Earlier this year, the National Institute of Standards and Technology stopped providing calibration services for mercury-filled thermometers, marking the first milestone for the phasing out of potentially hazardous mercury thermometers in the United States.
Mercury, a potent neurotoxin, has long been a standard in thermometers used
in a number of industrial processes. If released into the environment though,
mercury makes its way into streams, rivers and, eventually, the oceans, where
it is absorbed by sea life. There, mercury accumulates in the larger fish that
people consume - a source of mercury poisoning in humans. Phasing out mercury
thermometers is one way to reduce mercury entering the food chain.
However, before mercury thermometers can be eliminated completely, the
American Society for Testing and Materials will have to align its standards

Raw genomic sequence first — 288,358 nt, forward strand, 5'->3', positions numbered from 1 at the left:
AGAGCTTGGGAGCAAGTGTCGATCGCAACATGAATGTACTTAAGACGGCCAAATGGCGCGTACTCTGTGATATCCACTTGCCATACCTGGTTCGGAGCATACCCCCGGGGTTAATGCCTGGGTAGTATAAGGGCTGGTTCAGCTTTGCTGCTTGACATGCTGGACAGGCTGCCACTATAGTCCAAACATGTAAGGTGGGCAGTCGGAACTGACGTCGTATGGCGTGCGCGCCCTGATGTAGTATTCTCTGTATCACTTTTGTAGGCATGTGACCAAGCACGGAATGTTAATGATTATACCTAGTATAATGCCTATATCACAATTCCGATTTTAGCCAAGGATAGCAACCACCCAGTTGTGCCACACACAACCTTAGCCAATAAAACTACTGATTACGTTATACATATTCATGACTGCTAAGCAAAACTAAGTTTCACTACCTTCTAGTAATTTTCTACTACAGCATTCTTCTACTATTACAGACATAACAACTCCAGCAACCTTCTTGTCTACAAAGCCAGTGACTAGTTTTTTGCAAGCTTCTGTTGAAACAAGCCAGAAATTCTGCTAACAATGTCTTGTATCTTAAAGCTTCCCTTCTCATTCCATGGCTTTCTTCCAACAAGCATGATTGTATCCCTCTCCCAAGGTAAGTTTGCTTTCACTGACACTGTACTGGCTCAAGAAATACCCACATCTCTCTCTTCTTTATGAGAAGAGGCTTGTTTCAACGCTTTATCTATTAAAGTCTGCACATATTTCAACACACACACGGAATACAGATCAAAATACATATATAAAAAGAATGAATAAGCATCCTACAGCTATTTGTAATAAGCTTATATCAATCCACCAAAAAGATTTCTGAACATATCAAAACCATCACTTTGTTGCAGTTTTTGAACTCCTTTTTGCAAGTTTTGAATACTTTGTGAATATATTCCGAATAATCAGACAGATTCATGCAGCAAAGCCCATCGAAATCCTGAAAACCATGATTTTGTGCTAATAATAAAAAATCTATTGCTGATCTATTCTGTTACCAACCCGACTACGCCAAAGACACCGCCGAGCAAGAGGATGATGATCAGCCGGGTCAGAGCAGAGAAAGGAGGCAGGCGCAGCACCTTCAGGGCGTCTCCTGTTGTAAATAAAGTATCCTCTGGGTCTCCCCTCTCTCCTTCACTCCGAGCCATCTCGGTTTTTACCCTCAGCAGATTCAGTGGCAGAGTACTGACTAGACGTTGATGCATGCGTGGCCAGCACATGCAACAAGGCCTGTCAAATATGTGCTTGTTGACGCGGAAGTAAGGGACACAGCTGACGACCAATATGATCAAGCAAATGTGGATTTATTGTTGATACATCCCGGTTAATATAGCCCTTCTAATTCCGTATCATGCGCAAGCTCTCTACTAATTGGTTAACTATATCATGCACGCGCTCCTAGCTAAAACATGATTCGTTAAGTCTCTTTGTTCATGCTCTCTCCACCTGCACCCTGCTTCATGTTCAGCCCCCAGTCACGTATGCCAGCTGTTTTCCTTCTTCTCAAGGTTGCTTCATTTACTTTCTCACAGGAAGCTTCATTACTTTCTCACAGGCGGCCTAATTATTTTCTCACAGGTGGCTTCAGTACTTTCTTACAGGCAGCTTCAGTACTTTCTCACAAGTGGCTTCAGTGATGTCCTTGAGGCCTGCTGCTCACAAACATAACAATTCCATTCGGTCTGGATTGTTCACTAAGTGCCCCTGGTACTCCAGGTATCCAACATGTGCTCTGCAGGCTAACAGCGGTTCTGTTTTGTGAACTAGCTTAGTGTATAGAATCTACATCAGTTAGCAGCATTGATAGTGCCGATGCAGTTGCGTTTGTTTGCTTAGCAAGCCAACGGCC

with the regulations many states already have enacted that outlaw the sale and
transportation of mercury thermometers. To date, nearly half of the ASTM
standards have been modified.
An alternative to a mercury thermometer is a digital unit. Most portable
digital thermometers are more durable than mercury-filled thermometers. Process
manufacturing of chemical, pharmaceutical, food or petroleum products requires
accurate temperature measurements. Also, because temperature sensors are subject
to drift over time, regular calibration or verification against a reliable
reference thermometer is necessary.
For more information on alternatives to mercury-filled thermometers, go to www.epa.gov/hg/alternatives.htm.